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Shane Decker

Shane Decker: 20 Questions

Answer ‘yes’ to every one of these after each sale, says Shane Decker.




DURING THE HOLIDAY season, we tend to “clerk” sales and skip over those little things in our presentation that mean the difference between making a single sale (or worse, walking the customer) and making a customer for life. You should be able to check off the actions listed below for every single sale that you make. Otherwise, your presentation is incomplete, and you’re costing yourself business.

1. Was the sales floor covered when the customer came in, with a salesperson standing in the “sweet spot?” (That’s the left side of the store, looking out, about 15 feet from the door — see July 2007 column)

2. Did you make sure not to violate the Five-Second Rule? (That is, was the customer smiled at, greeted and spoken to within five seconds of entering?)

3. Was the greeting sufficient? In other words, were you really willing to wait on the customer, and did he or she feel comfortable?

4. Was your greeting creative?

5. Did you make positive eye contact with the customer and show positive body language?


6. If the customer said he was “just looking,” did you engage him further by asking questions or showing him something?

7. Did you introduce yourself and get the customer’s name at the beginning of the presentation?

8. Did you take a product out of the showcase and hand it to the customer?

9. If it was a repair or battery customer, did you use a lead-in line like “Let me show you this” rather than letting her stand there?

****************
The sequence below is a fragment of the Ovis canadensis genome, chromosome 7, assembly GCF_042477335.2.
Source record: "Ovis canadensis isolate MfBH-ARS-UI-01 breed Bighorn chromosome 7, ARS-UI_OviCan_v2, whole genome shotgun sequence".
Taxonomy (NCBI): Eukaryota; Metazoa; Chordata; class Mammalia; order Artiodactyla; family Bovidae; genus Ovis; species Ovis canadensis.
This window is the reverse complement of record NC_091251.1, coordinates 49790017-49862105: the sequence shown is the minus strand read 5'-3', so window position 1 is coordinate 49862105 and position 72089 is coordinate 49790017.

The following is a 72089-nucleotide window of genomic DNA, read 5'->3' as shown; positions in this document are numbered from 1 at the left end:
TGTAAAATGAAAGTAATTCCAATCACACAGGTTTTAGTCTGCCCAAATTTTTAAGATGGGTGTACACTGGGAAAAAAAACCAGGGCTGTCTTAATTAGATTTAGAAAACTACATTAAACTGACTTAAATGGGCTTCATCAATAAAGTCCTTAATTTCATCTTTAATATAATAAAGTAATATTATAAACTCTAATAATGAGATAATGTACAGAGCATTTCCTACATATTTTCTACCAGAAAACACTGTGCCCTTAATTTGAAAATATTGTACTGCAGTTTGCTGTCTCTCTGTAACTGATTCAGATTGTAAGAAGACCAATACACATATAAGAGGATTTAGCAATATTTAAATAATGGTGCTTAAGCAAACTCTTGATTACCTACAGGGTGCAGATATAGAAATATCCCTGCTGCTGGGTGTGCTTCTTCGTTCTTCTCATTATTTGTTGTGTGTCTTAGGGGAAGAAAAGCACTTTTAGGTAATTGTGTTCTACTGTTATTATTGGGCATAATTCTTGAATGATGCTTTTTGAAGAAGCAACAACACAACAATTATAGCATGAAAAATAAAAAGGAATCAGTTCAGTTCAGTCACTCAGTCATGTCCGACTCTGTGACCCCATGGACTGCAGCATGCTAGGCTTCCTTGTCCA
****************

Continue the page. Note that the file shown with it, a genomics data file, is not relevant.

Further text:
10. Did you ask relationship-specific and selling-specific questions? (Relationship-specific questions help you to get to know the customer; selling-specific questions help you find out what he or she wants to purchase.)

11. Did you handle the customer’s objections and close each objection with speed and accuracy?


12. Did you exude professionalism, and did you listen?

13. Did you sell company benefits (reasons to buy from your store specifically)?

14. Did you romance the item shown, selling feelings and emotions as well as perceived value?

15. Did you close all the way through the presentation, so smoothly that he couldn’t tell you were doing it, but all the while you were giving the customer reassurance?

16. Did you try for an add-on sale?

17. If you didn’t close the sale, did you offer it to someone who could?


18. Did you wow the customer before he or she left the store?

19. Did you walk the customer to the door and say thank-you, goodbye and give him your business card?

20.Did you follow up with a thank-you card, phone call and/or a personal note?

Person be you?

This story is from the November 2007 edition of INSTORE.

Shane Decker has provided sales training to more than 3,000 jewelry stores. Shane cut his teeth in jewelry sales in Garden City, KS, and sold over 100 1-carat diamonds four years in a row. Contact him at



Moving Up — Not Out — with Wilkerson

Trish Parks has always wanted to be in the jewelry business and that passion has fueled her success. The original Corinth Jewelers opened in the Mississippi town of the same name in 2007. This year, Parks moved her business from its original strip mall location to a 10,000-square foot standalone store. To make room for fresh, new merchandise, she asked Wilkerson to organize a moving sale. “What I remember most about the sale is the outpouring excitement and appreciation from our customers,” says Parks. Would she recommend Wilkerson to other jewelers? “I would recommend Wilkerson because they came in, did what they were supposed to and made us all comfortable. And we met our goals.”

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